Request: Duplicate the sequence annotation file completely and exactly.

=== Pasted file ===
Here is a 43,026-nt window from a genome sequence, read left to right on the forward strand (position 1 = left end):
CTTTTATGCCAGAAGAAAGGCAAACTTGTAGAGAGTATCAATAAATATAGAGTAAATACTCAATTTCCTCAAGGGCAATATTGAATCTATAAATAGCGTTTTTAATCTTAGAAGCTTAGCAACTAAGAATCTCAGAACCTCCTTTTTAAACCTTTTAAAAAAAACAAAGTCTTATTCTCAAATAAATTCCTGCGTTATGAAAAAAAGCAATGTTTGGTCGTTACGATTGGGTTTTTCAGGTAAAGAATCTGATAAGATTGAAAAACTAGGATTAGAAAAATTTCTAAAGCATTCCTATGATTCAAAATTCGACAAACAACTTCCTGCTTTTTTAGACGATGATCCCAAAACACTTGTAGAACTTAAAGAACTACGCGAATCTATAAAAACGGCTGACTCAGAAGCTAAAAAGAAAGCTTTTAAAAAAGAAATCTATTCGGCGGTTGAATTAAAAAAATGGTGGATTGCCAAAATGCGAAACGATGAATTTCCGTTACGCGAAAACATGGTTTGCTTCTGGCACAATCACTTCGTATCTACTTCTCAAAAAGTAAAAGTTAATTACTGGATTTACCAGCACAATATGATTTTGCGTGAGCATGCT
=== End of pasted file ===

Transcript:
Here is a 43,026-nt window from a genome sequence, read left to right on the forward strand (position 1 = left end):
CTTTTATGCCAGAAGAAAGGCAAACTTGTAGAGAGTATCAATAAATATAGAGTAAATACTCAATTTCCTCAAGGGCAATATTGAATCTATAAATAGCGTTTTTAATCTTAGAAGCTTAGCAACTAAGAATCTCAGAACCTCCTTTTTAAACCTTTTAAAAAAAACAAAGTCTTATTCTCAAATAAATTCCTGCGTTATGAAAAAAAGCAATGTTTGGTCGTTACGATTGGGTTTTTCAGGTAAAGAATCTGATAAGATTGAAAAACTAGGATTAGAAAAATTTCTAAAGCATTCCTATGATTCAAAATTCGACAAACAACTTCCTGCTTTTTTAGACGATGATCCCAAAACACTTGTAGAACTTAAAGAACTACGCGAATCTATAAAAACGGCTGACTCAGAAGCTAAAAAGAAAGCTTTTAAAAAAGAAATCTATTCGGCGGTTGAATTAAAAAAATGGTGGATTGCCAAAATGCGAAACGATGAATTTCCGTTACGCGAAAACATGGTTTGCTTCTGGCACAATCACTTCGTATCTACTTCTCAAAAAGTAAAAGTTAATTACTGGATTTACCAGCACAATATGATTTTGCGTGAGCATGCT